Motorcycle Registration in New Hampshire
Motorcycles and mopeds need to be registered, just like other vehicles, before they can be driven on the road. Segways, bicycles, and scooters don't have to be registered.
Because many motorcycle drivers put their wheels up for the winter, it is common for the registration to lapse. When good weather resumes, be sure to register and inspect your motorcycle before taking it out on the scenic New Hampshire roads.
Plates and Registration
If you want to register a motorcycle you just bought, bring the proper documents to your town clerk:
- Title application―blue town clerk copy
- Bill of Sale
- Title assigned to you as buyer
The town clerk will calculate town and state fees; you can usually pay the fees directly to the town clerk. Most municipalities in New Hampshire can give you motorcycle plates.
If the town clerk doesn't have motorcycle plates you will have to take your registration to a DMV substation. Like most visits to the DMV, be prepared to prove your identity.
If you plant to apply for a special vanity plate, try the Plate Check before you register your motorcycle.
Registering a motorcycle when you have recently moved to New Hampshire from another state is easy. The town clerk will use your out-of-state registration to issue the New Hampshire registration.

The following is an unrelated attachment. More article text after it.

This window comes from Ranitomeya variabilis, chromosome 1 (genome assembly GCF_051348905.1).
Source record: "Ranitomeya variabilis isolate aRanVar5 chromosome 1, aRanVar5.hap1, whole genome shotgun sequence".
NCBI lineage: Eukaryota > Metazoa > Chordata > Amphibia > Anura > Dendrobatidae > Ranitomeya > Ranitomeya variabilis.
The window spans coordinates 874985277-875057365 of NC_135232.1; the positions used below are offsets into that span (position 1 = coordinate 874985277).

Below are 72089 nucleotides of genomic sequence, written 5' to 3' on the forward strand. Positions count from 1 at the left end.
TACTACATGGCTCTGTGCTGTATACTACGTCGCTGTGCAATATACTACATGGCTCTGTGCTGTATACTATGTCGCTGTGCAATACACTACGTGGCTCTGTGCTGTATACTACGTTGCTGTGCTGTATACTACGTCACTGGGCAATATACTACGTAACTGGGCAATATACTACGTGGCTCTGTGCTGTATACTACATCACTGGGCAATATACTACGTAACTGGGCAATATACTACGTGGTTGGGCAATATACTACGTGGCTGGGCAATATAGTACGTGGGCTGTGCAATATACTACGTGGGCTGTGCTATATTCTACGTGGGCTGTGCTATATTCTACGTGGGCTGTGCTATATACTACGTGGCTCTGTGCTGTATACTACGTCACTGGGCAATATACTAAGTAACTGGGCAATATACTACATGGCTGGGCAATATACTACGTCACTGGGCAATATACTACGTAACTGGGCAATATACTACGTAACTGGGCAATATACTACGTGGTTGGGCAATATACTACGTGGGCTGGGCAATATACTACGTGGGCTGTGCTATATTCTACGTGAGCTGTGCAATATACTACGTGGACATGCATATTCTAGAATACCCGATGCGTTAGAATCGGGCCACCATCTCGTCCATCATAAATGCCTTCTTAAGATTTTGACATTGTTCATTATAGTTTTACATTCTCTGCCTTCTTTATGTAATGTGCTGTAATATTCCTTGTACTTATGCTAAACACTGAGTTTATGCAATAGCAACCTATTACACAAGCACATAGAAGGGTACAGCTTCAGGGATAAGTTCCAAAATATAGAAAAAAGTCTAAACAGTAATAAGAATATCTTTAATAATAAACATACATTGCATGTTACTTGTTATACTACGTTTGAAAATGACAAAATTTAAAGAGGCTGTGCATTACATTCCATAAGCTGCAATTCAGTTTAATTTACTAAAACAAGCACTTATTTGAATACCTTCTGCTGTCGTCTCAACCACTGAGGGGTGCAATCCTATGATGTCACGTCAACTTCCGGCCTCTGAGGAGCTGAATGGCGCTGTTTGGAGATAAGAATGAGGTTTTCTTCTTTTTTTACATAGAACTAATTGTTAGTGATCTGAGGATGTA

All motorcycles must be inspected within 10 days after a new registration is issued. Make an appointment at an official inspection station―a state inspection sign will prove it is official―and bring the new registration with decals.
The inspection is to make sure your motorcycle is safe and roadworthy. You can expect them to look carefully at your tires and brakes. The electrical system and exhaust are also inspected and the noise coming out of your tail pipe is measured.
Just like a vehicle inspection, all repair items are noted and some must be fixed before your motorcycle passes inspection. Once you do pass, the official inspection station will put a one-year inspection sticker on your motorcycle. Prices for this inspection will vary.
The town clerk will mail you a renewal notice on the anniversary of your registration. It is possible for your renewal to be in a different month than your birth month.
If you don't get a renewal notice you must still remember to register and inspect your motorcycle. There are fines and demerit points assessed for driving a motorcycle without a valid registration and current inspection.